Kenyon in the NewsKenyon is mentioned in a front-page story in the Monday, March 10, New York Times. The story reports that colleges across the country have seen an upswing in the requests for financial aid as the country's economic slump continues. Even those who receive aid are coming back at midyear for more because their families' fortunes unexpectedly took a turn for the worse. According to the Times, such requests have doubled at Kenyon.
Wrestling With Gabriel, a novel by Professor of English and Editor of the Kenyon Review David Lynn '76, is featured in the Tuesday, March 11, Des Moines Register. The novel is based on a notorious Des Moines, Iowa, crime in which a man convicted of first-degree burglary and third-degree sex abuse claims he was framed by the police because of his political activities.
Kenyon's men's and women's swimming teams were featured in the Friday, March 21, Columbus Dispatch in story on college sports dynasties. "Every year since 1980, when Kenyon College's men's swimming team won its first NCAA Division III national championship, trophy engravers haven't had to worry whether Denison is spelled with two Ns or three or any other matters of orthography. They have needed only six letters: K-E-N-Y-O-N," reads the lead of the story, which features a photograph of coach Jim Steen and two Kenyon swimmers.
The men's and women's swimming teams were also featured in the Monday, March 24, USA Today. The paper reports that the men's team collected its twenty-fourth consecutive Division III title, the longest title streak in any NCAA sport or division. USA Today reports that the women's win the previous week gives Kenyon a total of forty-three national titles in the past twenty-four years.
Kenyon is listed at number twelve in a Washington Post list of "100 schools that deserve more attention than they are getting." Washington Post Staff Writer Jay Matthews compiled the list that ran on April 1. Matthews says the list is based on an informal and unscientific survey. "I have ranked the 100 schools, but I would not put much stock in my order of merit. I did it mostly for fun," Matthews reports. The list, which contains an eclectic mix of schools, was led by Elon University, followed Earlham College.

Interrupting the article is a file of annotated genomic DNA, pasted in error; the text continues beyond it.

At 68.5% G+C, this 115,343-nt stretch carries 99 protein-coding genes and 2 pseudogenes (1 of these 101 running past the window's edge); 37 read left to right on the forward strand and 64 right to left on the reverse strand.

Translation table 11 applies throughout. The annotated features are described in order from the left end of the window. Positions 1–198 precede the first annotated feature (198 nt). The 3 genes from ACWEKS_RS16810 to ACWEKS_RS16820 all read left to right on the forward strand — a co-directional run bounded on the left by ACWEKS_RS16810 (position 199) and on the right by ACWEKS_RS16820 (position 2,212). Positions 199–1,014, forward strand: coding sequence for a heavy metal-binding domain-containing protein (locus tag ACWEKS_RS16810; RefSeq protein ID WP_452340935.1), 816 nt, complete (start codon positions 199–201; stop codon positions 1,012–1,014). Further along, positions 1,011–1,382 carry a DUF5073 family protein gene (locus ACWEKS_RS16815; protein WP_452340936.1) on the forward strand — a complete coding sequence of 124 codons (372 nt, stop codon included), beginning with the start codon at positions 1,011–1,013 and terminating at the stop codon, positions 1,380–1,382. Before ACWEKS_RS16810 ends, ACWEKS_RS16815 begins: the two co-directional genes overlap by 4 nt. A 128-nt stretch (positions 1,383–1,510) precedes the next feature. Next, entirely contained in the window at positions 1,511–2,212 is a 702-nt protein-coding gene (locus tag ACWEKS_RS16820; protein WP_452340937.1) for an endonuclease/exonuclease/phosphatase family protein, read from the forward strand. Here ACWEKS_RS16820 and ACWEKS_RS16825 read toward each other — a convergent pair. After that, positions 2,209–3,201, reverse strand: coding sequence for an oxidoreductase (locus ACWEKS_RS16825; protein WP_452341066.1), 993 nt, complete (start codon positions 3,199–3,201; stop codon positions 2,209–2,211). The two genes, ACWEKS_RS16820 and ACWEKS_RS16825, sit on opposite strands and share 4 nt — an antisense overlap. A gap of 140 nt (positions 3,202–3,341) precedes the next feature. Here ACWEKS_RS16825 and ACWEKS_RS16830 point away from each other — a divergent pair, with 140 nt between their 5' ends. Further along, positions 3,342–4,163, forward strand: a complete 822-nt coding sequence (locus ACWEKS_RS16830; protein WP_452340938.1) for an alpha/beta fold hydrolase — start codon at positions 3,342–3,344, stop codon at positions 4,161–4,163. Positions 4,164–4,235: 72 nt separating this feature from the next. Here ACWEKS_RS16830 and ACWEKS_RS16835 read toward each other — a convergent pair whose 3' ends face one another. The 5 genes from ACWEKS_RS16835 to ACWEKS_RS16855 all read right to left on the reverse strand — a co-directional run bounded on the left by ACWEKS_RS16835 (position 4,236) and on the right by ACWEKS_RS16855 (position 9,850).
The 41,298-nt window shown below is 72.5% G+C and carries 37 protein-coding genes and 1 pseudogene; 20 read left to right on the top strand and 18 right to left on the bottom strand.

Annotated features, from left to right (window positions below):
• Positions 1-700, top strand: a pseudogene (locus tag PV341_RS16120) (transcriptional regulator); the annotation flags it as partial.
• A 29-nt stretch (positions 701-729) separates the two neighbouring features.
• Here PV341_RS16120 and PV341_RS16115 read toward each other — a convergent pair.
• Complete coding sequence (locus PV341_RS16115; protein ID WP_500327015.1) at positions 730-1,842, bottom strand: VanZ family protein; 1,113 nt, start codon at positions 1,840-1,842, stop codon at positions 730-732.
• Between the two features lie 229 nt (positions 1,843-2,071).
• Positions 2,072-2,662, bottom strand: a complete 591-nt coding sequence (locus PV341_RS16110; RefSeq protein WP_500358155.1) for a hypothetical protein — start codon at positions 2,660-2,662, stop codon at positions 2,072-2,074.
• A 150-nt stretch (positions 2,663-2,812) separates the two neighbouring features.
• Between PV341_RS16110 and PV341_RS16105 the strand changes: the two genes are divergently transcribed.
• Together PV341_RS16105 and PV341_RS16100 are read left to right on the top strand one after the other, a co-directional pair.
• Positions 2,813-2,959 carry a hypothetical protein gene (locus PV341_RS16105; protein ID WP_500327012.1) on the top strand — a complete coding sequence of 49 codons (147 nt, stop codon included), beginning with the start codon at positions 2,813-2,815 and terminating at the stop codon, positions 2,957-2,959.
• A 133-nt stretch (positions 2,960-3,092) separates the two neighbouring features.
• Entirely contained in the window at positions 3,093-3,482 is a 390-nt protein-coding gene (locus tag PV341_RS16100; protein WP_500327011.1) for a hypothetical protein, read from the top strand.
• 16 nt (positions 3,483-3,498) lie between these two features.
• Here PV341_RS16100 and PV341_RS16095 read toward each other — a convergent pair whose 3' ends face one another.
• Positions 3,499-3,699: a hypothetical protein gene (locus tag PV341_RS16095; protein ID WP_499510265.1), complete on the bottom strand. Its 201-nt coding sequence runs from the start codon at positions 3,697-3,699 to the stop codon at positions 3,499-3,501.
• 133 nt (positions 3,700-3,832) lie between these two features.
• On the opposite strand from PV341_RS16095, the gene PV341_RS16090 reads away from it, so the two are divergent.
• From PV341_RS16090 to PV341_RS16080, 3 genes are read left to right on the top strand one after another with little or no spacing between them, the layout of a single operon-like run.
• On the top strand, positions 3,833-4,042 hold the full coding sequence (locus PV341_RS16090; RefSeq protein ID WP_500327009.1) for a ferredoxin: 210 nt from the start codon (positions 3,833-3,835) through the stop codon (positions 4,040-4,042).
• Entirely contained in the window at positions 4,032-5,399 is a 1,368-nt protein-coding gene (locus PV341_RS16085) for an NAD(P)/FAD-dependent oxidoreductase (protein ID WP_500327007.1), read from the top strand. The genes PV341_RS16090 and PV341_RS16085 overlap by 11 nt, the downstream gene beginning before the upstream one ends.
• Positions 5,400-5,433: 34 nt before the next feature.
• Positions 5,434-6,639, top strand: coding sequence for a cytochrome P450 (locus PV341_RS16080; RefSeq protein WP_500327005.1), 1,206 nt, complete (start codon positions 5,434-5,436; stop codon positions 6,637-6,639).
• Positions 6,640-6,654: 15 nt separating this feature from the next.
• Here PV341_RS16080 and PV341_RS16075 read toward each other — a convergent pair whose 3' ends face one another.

Kenyon was mentioned on an April 3 News Channel Twelve broadcast out of Norwalk, Connecticut. In a segment offering advice on how to apply to college, cohost Rebecca Suran questioned college consultant Claire Friedlander about the number of students in the Northeast who apply to the same schools, most of them on the East Coast. "There are an awful lot of good schools out there. Certainly Stanford is not in the Northeast, and that's a good school. Tulane is not in the Northeast, Washington University, St. Louis, is not in the Northeast. And we see many students who are moving out to Kenyon College, a good college in Ohio," Friedlander is quoted as saying.
The April 11 Chronicle of Higher Education lists a course on terrorism taught by Visiting Associate Professor of Political Science David Rowe. "Terrorism: Origin, Dangers, and Prospects" is one of ten courses listed as examples of how institutions are helping students make sense of terrorism.
Kenyon was mentioned in the May 5 edition of U.S. News and World Report in feature on how to pay for college. U.S. News reports that many families are requesting more financial aid now due to money troubles related to the economy. Midyear appeals for aid doubled this year at Pomona College, Kenyon, and North Carolina State University in Raleigh, reports the magazine.
Professor of Biology Joan Slonczewski was featured in the science section of the Tuesday, May 6, Columbus Dispatch. The story discusses her research involving E. coli bacteria, which attracted the interest of the National Science Foundation after tainted hamburgers from a restaurant chain killed four children and sickened hundreds of people.
Associate Director of Admissions Liz Forman '73 was quoted in the April 27 Pittsburgh Post-Gazette. The story tells how top colleges are working harder to coax accepted students to enroll. Many admissions offices go the extra mile in the month of April by calling students, inviting them to yield parties at the homes of alumni, and even overnight campus stays. "It's our last chance to make sure that students can fully see themselves at the College," Forman is quoted as saying. "There is this perception of students waiting at the mailbox. Will it be a thin letter or a thick letter? Schools have that same experience. That's the side people don't always see."
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